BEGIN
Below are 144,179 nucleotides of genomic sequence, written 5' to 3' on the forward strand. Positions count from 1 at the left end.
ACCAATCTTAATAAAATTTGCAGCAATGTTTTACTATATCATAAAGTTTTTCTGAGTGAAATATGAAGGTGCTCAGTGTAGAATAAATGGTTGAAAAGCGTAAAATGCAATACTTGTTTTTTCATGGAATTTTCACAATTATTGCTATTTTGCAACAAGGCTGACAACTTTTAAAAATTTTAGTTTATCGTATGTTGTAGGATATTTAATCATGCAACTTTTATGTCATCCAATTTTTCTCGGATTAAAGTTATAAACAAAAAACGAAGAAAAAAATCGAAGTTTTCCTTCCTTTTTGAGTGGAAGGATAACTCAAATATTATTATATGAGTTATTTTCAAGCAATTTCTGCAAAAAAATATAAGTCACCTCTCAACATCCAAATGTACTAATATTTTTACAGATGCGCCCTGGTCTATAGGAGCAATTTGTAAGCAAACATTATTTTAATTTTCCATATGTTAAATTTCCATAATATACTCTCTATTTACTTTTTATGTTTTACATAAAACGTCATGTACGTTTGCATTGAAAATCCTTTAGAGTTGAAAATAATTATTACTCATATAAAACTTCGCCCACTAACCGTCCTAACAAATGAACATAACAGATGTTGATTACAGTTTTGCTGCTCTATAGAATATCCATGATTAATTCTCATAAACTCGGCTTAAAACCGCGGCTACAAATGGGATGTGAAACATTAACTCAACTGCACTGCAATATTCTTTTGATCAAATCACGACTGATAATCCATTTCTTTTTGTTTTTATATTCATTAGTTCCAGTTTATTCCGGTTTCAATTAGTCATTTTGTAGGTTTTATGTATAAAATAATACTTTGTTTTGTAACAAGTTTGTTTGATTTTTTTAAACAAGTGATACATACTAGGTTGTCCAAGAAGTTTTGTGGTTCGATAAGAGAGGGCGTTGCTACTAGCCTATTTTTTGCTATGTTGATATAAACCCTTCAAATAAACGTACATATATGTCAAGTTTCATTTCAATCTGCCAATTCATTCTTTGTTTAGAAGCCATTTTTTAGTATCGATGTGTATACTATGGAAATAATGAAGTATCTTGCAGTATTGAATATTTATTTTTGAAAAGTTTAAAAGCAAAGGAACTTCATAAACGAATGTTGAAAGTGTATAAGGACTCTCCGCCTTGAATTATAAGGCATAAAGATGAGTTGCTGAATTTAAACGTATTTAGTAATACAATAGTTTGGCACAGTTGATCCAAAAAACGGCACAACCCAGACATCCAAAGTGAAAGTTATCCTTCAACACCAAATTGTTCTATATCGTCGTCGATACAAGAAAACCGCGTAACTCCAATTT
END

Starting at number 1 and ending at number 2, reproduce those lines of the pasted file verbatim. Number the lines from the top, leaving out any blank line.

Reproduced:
Below are 144,179 nucleotides of genomic sequence, written 5' to 3' on the forward strand. Positions count from 1 at the left end.
ACCAATCTTAATAAAATTTGCAGCAATGTTTTACTATATCATAAAGTTTTTCTGAGTGAAATATGAAGGTGCTCAGTGTAGAATAAATGGTTGAAAAGCGTAAAATGCAATACTTGTTTTTTCATGGAATTTTCACAATTATTGCTATTTTGCAACAAGGCTGACAACTTTTAAAAATTTTAGTTTATCGTATGTTGTAGGATATTTAATCATGCAACTTTTATGTCATCCAATTTTTCTCGGATTAAAGTTATAAACAAAAAACGAAGAAAAAAATCGAAGTTTTCCTTCCTTTTTGAGTGGAAGGATAACTCAAATATTATTATATGAGTTATTTTCAAGCAATTTCTGCAAAAAAATATAAGTCACCTCTCAACATCCAAATGTACTAATATTTTTACAGATGCGCCCTGGTCTATAGGAGCAATTTGTAAGCAAACATTATTTTAATTTTCCATATGTTAAATTTCCATAATATACTCTCTATTTACTTTTTATGTTTTACATAAAACGTCATGTACGTTTGCATTGAAAATCCTTTAGAGTTGAAAATAATTATTACTCATATAAAACTTCGCCCACTAACCGTCCTAACAAATGAACATAACAGATGTTGATTACAGTTTTGCTGCTCTATAGAATATCCATGATTAATTCTCATAAACTCGGCTTAAAACCGCGGCTACAAATGGGATGTGAAACATTAACTCAACTGCACTGCAATATTCTTTTGATCAAATCACGACTGATAATCCATTTCTTTTTGTTTTTATATTCATTAGTTCCAGTTTATTCCGGTTTCAATTAGTCATTTTGTAGGTTTTATGTATAAAATAATACTTTGTTTTGTAACAAGTTTGTTTGATTTTTTTAAACAAGTGATACATACTAGGTTGTCCAAGAAGTTTTGTGGTTCGATAAGAGAGGGCGTTGCTACTAGCCTATTTTTTGCTATGTTGATATAAACCCTTCAAATAAACGTACATATATGTCAAGTTTCATTTCAATCTGCCAATTCATTCTTTGTTTAGAAGCCATTTTTTAGTATCGATGTGTATACTATGGAAATAATGAAGTATCTTGCAGTATTGAATATTTATTTTTGAAAAGTTTAAAAGCAAAGGAACTTCATAAACGAATGTTGAAAGTGTATAAGGACTCTCCGCCTTGAATTATAAGGCATAAAGATGAGTTGCTGAATTTAAACGTATTTAGTAATACAATAGTTTGGCACAGTTGATCCAAAAAACGGCACAACCCAGACATCCAAAGTGAAAGTTATCCTTCAACACCAAATTGTTCTATATCGTCGTCGATACAAGAAAACCGCGTAACTCCAATTT